Most of the material came from journals that Foos, now 82, kept while running the motel. He claimed to have built special walkways above the rooms, and watched everything that took place — including a murder. (Foos told The Post he has "never purposely told a lie" and "everything I said in that book is the truth.") Talese noted in the book that he did find some discrepancies in Foos' story, and he told The Post he dealt with a "certifiably unreliable" source who is "totally dishonorable." The movie rights to the book have already been bought by Steven Spielberg, and an excerpt ran in The New Yorker in April; the publication is known for its thorough fact checking, and editor David Remnick told The Post he will look into how it was vetted. Catherine Garcia

12:22 a.m. ET
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In 2014, Apple bought Beats, the headphones and music service owned by Dr. Dre and music mogul Jimmy Iovine. Now, the company is in talks to buy Jay Z's music streaming service, Tidal, The Wall Street Journal reports, citing "people familiar with the matter." The deal would unite "East Coast and West Coast rap under a single business interest," The Journal notes, but it would also expand Apple's growing Apple Music empire and potentially give the consumer electronics giant access to Tidal's roster of top artists. A Tidal spokesman said no company executives have met with Apple.

Tidal, which doesn't offer a free service, says it has 4.2 million paying subscribers, while Apple Music reports 15 million paying subscribers. Spotify, in contrast, has some 30 million paying and 70 million free users. Tidal's subscription numbers have grown in the past year due to exclusive online access to music by musicians like Beyoncé, Kanye West, Rhianna, and Prince. "I would be surprised if this doesn't happen," music industry analyst Bob Lefsetz tells USA Today. Apple is "at war with Spotify," and Tidal has "very limited options," he added. "Jay Z bought it to sell it and who's going to buy it? Amazon is the only other option and it's going in a different direction." Peter Weber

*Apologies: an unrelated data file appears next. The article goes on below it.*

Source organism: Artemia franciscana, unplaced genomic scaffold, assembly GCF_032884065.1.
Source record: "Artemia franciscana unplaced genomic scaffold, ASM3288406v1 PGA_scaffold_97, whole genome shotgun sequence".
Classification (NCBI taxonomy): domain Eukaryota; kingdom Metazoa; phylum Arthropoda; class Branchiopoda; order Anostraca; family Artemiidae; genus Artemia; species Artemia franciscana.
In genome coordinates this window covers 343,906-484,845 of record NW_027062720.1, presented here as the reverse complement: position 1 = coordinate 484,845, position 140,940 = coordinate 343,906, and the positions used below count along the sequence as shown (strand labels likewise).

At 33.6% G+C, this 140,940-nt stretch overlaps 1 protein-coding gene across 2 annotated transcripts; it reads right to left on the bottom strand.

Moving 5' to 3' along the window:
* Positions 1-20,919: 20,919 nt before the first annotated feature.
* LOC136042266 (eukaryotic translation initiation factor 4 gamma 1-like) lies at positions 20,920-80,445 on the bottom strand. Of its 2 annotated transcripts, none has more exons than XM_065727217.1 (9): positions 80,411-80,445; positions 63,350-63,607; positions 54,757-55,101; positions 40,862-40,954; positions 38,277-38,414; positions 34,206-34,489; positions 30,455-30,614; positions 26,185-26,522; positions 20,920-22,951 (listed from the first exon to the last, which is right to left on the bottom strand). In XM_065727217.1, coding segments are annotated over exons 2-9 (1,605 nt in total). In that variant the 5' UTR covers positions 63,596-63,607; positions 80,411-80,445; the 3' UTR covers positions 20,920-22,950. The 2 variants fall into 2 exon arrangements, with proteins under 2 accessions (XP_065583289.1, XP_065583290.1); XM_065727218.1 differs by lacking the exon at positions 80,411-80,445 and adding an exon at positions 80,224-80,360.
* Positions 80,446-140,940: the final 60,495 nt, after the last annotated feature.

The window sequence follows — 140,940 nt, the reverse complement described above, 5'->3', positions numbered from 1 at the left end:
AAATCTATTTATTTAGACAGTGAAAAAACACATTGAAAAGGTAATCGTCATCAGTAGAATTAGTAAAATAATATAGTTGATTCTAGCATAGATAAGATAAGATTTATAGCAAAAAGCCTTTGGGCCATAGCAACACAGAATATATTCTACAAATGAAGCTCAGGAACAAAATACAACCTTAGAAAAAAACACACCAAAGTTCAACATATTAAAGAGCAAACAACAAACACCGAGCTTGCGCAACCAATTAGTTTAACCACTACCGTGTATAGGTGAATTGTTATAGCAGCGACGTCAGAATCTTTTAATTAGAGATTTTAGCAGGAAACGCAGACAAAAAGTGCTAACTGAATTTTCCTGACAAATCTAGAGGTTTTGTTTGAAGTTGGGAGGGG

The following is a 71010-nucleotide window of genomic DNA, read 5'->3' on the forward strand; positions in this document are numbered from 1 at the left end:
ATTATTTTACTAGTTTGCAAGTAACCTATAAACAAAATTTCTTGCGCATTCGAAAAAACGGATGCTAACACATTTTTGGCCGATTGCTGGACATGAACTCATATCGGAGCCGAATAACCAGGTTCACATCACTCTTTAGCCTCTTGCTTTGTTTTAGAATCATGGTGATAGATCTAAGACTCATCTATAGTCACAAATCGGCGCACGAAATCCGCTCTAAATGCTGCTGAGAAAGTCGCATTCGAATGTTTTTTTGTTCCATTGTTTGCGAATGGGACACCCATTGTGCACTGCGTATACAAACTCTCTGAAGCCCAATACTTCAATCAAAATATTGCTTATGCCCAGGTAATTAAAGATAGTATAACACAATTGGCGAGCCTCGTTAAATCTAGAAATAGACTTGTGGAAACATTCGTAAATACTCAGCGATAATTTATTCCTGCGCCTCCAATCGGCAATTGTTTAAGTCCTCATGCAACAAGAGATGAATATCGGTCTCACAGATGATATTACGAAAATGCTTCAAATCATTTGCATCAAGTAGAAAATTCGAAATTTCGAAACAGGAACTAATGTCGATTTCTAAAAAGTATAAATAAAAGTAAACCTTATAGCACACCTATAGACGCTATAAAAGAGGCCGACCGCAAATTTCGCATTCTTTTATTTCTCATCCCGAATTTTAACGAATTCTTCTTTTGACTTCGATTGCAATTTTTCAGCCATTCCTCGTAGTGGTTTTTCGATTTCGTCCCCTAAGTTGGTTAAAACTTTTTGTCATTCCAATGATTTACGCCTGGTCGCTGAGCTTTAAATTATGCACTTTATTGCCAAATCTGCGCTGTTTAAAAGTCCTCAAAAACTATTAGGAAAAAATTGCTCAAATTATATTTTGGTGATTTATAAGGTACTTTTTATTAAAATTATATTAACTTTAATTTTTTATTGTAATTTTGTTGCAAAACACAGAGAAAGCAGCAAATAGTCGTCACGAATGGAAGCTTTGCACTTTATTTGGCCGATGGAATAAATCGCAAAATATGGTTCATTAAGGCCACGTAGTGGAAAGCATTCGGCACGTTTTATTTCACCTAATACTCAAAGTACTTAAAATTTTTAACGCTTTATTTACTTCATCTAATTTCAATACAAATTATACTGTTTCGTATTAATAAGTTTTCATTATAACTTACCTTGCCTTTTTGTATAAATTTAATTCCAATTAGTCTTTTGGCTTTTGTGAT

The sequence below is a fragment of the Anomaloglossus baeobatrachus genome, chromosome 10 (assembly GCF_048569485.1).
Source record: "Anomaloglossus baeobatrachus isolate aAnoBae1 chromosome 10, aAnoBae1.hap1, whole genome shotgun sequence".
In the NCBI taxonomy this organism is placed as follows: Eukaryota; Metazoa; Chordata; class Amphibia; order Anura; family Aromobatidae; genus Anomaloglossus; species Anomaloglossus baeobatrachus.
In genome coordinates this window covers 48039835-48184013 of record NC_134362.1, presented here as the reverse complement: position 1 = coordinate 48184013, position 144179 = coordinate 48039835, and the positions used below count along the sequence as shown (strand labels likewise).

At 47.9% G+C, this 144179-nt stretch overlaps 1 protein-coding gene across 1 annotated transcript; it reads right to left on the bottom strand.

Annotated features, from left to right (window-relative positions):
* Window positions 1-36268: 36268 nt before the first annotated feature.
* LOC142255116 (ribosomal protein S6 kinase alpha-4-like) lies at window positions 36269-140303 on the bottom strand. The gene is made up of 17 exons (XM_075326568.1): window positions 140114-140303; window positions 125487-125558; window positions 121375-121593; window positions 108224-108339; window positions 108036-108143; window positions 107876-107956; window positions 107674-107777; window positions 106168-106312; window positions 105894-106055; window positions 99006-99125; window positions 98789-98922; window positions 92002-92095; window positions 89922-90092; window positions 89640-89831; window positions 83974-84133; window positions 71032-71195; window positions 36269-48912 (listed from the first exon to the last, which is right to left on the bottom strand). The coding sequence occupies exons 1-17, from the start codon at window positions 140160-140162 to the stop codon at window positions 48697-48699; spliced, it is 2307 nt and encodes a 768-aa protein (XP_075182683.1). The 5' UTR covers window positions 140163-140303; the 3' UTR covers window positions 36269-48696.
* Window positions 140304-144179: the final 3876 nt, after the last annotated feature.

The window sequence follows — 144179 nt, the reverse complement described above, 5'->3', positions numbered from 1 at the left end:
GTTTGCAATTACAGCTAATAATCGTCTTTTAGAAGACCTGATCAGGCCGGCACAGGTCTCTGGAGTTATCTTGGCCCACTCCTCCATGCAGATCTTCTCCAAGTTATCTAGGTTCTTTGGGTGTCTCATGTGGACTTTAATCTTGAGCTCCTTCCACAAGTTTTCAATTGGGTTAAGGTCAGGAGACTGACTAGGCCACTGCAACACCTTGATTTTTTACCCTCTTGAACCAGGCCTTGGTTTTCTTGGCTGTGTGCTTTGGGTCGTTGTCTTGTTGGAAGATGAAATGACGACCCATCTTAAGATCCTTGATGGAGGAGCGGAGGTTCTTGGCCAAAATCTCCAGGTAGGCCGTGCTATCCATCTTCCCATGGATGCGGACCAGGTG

June 30, 2016
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Police in Richmond, California, say a man broke into the apartment of the nation's oldest park ranger and after beating her, stole a commemorative coin given to her by President Obama.

Just after midnight on Monday, Betty Reid Soskin, 94, says she woke up to see a man inside her second floor apartment. He was able to get in through the sliding glass door, and after she tried to call 911 on her cellphone, he grabbed it from her and started to punch her. "I fully expected he was going to kill me," she told KTVU. "He doubled up his fist and hit me a couple of times on the sides of my face with all his might." Soskin was able to break free and locked herself in the bathroom. The assailant fled with her iPad, laptop, jewelry, cellphone, and several commemorative coins, including one Obama gave to Soskin after she introduced him at the national Christmas tree lighting ceremony in December.

The president has been notified about the crime, and he said he will send Soskin another coin with the presidential seal, the San Francisco Chronicle reports. Soskin works five days a week at the Rosie the Riveter World War II Home Front National Historical Park in Richmond, and she is beloved by visitors and her colleagues. "She's doing fine, physically," her supervisor, Tom Leatherman, told the Chronicle. "But emotionally, it's difficult." Catherine Garcia